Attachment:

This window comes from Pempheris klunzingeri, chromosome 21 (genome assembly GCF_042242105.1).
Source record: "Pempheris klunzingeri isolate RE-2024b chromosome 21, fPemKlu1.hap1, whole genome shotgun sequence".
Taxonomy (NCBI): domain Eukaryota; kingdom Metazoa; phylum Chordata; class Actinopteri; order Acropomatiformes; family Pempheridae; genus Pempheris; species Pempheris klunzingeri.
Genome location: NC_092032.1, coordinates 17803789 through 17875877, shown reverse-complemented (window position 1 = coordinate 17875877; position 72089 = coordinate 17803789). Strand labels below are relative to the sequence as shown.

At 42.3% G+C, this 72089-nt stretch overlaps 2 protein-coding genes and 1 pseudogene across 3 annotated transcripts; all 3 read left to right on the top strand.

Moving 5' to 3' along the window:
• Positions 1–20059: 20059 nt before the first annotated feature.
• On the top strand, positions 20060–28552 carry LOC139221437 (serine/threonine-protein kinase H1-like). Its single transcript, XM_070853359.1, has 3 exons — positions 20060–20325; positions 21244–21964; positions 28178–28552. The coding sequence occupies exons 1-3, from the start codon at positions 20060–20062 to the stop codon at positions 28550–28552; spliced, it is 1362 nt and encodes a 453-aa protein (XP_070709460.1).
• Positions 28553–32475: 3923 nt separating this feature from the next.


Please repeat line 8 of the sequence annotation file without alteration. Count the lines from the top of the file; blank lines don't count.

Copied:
• On the top strand, positions 20060–28552 carry LOC139221437 (serine/threonine-protein kinase H1-like). Its single transcript, XM_070853359.1, has 3 exons — positions 20060–20325; positions 21244–21964; positions 28178–28552. The coding sequence occupies exons 1-3, from the start codon at positions 20060–20062 to the stop codon at positions 28550–28552; spliced, it is 1362 nt and encodes a 453-aa protein (XP_070709460.1).